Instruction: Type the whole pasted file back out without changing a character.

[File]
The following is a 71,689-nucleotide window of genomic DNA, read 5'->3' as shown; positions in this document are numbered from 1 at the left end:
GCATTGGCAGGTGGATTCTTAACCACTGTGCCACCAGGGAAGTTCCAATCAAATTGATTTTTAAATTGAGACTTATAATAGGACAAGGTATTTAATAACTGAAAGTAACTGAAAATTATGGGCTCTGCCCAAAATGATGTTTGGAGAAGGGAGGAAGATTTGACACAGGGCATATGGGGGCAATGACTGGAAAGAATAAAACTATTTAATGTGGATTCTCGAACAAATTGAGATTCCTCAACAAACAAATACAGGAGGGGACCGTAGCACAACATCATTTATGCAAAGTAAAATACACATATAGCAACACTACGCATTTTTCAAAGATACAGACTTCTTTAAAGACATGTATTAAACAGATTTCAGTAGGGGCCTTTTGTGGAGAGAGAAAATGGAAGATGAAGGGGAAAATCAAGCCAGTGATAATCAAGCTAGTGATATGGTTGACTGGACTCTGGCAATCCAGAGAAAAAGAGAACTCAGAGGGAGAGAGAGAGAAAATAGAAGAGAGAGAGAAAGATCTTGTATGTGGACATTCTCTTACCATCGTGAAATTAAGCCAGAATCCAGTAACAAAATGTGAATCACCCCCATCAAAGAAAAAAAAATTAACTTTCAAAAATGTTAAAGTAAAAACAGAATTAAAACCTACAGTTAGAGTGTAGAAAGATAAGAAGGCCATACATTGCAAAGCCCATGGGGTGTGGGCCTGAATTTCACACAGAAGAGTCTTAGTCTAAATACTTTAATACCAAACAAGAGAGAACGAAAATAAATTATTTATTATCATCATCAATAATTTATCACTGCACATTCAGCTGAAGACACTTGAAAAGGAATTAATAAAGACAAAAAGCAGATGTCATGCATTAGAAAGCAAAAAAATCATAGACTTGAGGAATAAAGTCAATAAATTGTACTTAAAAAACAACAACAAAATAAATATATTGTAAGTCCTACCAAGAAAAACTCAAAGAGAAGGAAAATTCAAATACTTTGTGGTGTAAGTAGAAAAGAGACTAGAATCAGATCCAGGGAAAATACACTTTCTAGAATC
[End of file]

The following is a 71,689-nucleotide window of genomic DNA, read 5'->3' as shown; positions in this document are numbered from 1 at the left end:
GCATTGGCAGGTGGATTCTTAACCACTGTGCCACCAGGGAAGTTCCAATCAAATTGATTTTTAAATTGAGACTTATAATAGGACAAGGTATTTAATAACTGAAAGTAACTGAAAATTATGGGCTCTGCCCAAAATGATGTTTGGAGAAGGGAGGAAGATTTGACACAGGGCATATGGGGGCAATGACTGGAAAGAATAAAACTATTTAATGTGGATTCTCGAACAAATTGAGATTCCTCAACAAACAAATACAGGAGGGGACCGTAGCACAACATCATTTATGCAAAGTAAAATACACATATAGCAACACTACGCATTTTTCAAAGATACAGACTTCTTTAAAGACATGTATTAAACAGATTTCAGTAGGGGCCTTTTGTGGAGAGAGAAAATGGAAGATGAAGGGGAAAATCAAGCCAGTGATAATCAAGCTAGTGATATGGTTGACTGGACTCTGGCAATCCAGAGAAAAAGAGAACTCAGAGGGAGAGAGAGAGAAAATAGAAGAGAGAGAGAAAGATCTTGTATGTGGACATTCTCTTACCATCGTGAAATTAAGCCAGAATCCAGTAACAAAATGTGAATCACCCCCATCAAAGAAAAAAAAATTAACTTTCAAAAATGTTAAAGTAAAAACAGAATTAAAACCTACAGTTAGAGTGTAGAAAGATAAGAAGGCCATACATTGCAAAGCCCATGGGGTGTGGGCCTGAATTTCACACAGAAGAGTCTTAGTCTAAATACTTTAATACCAAACAAGAGAGAACGAAAATAAATTATTTATTATCATCATCAATAATTTATCACTGCACATTCAGCTGAAGACACTTGAAAAGGAATTAATAAAGACAAAAAGCAGATGTCATGCATTAGAAAGCAAAAAAATCATAGACTTGAGGAATAAAGTCAATAAATTGTACTTAAAAAACAACAACAAAATAAATATATTGTAAGTCCTACCAAGAAAAACTCAAAGAGAAGGAAAATTCAAATACTTTGTGGTGTAAGTAGAAAAGAGACTAGAATCAGATCCAGGGAAAATACACTTTCTAGAATC